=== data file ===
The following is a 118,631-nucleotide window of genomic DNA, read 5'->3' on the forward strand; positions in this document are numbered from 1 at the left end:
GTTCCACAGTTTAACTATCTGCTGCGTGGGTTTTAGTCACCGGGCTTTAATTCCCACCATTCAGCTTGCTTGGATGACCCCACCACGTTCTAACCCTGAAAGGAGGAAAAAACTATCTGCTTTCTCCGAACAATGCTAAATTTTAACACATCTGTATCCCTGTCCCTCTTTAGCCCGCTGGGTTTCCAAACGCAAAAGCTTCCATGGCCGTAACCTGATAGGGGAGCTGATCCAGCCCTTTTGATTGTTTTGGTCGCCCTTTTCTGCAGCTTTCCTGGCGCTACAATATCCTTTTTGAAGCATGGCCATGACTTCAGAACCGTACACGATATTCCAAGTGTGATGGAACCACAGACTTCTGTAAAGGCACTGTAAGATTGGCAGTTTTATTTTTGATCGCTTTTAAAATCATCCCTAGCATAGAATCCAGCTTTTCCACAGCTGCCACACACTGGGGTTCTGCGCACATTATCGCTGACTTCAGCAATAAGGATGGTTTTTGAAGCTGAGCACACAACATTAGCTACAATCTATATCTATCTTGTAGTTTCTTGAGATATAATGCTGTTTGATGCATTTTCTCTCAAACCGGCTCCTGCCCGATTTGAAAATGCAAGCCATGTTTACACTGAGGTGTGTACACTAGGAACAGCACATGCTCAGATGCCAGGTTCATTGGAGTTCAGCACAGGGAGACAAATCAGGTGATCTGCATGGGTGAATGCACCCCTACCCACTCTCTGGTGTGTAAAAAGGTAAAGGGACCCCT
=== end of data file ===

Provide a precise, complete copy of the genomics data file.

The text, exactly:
The following is a 118,631-nucleotide window of genomic DNA, read 5'->3' on the forward strand; positions in this document are numbered from 1 at the left end:
GTTCCACAGTTTAACTATCTGCTGCGTGGGTTTTAGTCACCGGGCTTTAATTCCCACCATTCAGCTTGCTTGGATGACCCCACCACGTTCTAACCCTGAAAGGAGGAAAAAACTATCTGCTTTCTCCGAACAATGCTAAATTTTAACACATCTGTATCCCTGTCCCTCTTTAGCCCGCTGGGTTTCCAAACGCAAAAGCTTCCATGGCCGTAACCTGATAGGGGAGCTGATCCAGCCCTTTTGATTGTTTTGGTCGCCCTTTTCTGCAGCTTTCCTGGCGCTACAATATCCTTTTTGAAGCATGGCCATGACTTCAGAACCGTACACGATATTCCAAGTGTGATGGAACCACAGACTTCTGTAAAGGCACTGTAAGATTGGCAGTTTTATTTTTGATCGCTTTTAAAATCATCCCTAGCATAGAATCCAGCTTTTCCACAGCTGCCACACACTGGGGTTCTGCGCACATTATCGCTGACTTCAGCAATAAGGATGGTTTTTGAAGCTGAGCACACAACATTAGCTACAATCTATATCTATCTTGTAGTTTCTTGAGATATAATGCTGTTTGATGCATTTTCTCTCAAACCGGCTCCTGCCCGATTTGAAAATGCAAGCCATGTTTACACTGAGGTGTGTACACTAGGAACAGCACATGCTCAGATGCCAGGTTCATTGGAGTTCAGCACAGGGAGACAAATCAGGTGATCTGCATGGGTGAATGCACCCCTACCCACTCTCTGGTGTGTAAAAAGGTAAAGGGACCCCT